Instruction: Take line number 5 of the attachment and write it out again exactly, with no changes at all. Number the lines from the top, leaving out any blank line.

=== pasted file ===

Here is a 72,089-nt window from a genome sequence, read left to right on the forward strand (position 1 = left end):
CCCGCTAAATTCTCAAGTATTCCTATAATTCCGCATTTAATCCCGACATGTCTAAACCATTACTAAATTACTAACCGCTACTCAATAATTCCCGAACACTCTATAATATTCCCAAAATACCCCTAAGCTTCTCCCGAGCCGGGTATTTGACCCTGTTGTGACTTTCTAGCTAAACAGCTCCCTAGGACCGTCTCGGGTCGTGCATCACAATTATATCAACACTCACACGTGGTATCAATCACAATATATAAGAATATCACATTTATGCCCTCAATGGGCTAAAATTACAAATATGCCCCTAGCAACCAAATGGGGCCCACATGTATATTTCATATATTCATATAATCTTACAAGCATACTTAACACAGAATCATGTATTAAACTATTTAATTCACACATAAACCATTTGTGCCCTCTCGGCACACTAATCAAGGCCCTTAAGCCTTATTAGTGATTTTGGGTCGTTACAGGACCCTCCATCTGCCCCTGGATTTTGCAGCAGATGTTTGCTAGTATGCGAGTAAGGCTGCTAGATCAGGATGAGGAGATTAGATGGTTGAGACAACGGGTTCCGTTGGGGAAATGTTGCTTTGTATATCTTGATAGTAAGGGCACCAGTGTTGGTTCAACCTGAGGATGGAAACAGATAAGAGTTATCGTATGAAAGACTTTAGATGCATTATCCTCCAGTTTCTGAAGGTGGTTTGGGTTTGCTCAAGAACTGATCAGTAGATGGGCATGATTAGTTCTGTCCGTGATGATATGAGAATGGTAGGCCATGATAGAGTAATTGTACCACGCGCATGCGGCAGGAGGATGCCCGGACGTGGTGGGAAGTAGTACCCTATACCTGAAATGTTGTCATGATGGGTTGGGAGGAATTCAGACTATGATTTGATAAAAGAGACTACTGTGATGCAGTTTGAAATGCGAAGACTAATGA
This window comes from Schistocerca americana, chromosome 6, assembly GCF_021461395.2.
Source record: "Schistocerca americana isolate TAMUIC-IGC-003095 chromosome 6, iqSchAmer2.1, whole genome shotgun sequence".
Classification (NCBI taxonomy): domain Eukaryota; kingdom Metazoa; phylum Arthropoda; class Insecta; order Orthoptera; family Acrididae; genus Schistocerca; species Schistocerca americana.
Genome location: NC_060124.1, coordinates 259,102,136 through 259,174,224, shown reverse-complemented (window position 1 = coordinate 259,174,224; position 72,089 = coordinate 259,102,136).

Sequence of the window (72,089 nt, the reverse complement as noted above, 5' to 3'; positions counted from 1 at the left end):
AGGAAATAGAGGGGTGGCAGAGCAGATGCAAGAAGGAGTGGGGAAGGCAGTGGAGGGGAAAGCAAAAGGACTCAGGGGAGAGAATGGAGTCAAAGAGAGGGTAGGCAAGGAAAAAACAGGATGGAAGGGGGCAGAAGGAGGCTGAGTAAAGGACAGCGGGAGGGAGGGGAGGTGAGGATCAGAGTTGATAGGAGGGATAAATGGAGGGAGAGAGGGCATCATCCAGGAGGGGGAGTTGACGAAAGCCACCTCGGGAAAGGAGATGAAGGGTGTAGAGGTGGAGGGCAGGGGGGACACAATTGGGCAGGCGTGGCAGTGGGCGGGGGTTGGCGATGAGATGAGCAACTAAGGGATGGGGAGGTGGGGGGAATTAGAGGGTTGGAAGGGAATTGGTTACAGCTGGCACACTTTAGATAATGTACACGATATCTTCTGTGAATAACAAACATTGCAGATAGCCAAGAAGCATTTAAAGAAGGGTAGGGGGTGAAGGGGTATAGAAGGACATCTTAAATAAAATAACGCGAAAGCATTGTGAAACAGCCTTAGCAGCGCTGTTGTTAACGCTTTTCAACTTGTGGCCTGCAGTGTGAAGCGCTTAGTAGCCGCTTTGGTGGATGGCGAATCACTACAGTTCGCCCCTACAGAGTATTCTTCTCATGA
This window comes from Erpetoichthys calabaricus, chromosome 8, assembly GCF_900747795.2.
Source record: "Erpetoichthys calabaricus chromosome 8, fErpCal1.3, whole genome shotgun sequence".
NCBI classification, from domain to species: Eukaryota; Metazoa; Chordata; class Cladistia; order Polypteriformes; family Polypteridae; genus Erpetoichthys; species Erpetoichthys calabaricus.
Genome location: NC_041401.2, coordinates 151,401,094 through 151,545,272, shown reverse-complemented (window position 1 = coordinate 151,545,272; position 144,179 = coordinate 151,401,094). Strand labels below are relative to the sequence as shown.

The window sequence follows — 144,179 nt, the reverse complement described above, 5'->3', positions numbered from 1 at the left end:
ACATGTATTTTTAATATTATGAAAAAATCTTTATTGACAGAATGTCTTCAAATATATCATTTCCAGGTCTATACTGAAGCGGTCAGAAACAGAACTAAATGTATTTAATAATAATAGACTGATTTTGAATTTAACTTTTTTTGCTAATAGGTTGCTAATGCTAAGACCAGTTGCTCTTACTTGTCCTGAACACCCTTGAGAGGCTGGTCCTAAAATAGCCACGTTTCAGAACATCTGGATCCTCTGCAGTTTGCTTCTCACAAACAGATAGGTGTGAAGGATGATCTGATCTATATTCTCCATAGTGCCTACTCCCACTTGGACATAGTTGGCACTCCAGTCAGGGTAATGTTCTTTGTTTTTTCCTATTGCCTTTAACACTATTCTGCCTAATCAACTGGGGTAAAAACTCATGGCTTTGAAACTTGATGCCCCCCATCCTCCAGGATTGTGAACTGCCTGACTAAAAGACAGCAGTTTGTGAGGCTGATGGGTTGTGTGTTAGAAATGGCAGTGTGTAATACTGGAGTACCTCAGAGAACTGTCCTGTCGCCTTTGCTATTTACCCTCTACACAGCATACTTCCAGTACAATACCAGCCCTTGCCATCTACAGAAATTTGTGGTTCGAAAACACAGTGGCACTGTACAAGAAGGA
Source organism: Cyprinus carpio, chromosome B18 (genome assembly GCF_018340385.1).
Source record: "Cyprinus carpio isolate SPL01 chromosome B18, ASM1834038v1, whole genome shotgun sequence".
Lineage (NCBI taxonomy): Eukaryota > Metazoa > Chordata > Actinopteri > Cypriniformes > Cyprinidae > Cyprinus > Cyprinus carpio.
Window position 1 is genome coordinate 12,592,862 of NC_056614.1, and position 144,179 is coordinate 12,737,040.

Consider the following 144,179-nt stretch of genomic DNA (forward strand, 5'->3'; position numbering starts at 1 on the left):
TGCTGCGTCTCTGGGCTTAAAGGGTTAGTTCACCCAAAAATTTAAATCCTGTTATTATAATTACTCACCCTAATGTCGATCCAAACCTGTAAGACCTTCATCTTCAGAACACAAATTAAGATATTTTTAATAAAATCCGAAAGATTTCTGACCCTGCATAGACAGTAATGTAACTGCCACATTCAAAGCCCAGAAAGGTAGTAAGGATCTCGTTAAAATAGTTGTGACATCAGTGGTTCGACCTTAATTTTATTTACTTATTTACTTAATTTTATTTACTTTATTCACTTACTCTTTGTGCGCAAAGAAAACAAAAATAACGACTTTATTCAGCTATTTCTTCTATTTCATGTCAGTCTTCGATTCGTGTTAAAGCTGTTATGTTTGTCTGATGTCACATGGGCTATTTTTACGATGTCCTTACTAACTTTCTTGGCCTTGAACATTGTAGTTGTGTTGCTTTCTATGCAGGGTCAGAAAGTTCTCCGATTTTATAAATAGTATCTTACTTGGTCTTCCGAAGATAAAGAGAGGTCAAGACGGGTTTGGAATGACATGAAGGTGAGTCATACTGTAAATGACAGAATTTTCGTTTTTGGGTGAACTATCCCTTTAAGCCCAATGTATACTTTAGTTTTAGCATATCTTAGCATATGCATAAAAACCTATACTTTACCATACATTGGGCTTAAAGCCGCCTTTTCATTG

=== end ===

Classification (NCBI taxonomy): domain Eukaryota; kingdom Metazoa; phylum Arthropoda; class Insecta; order Orthoptera; family Acrididae; genus Schistocerca; species Schistocerca americana.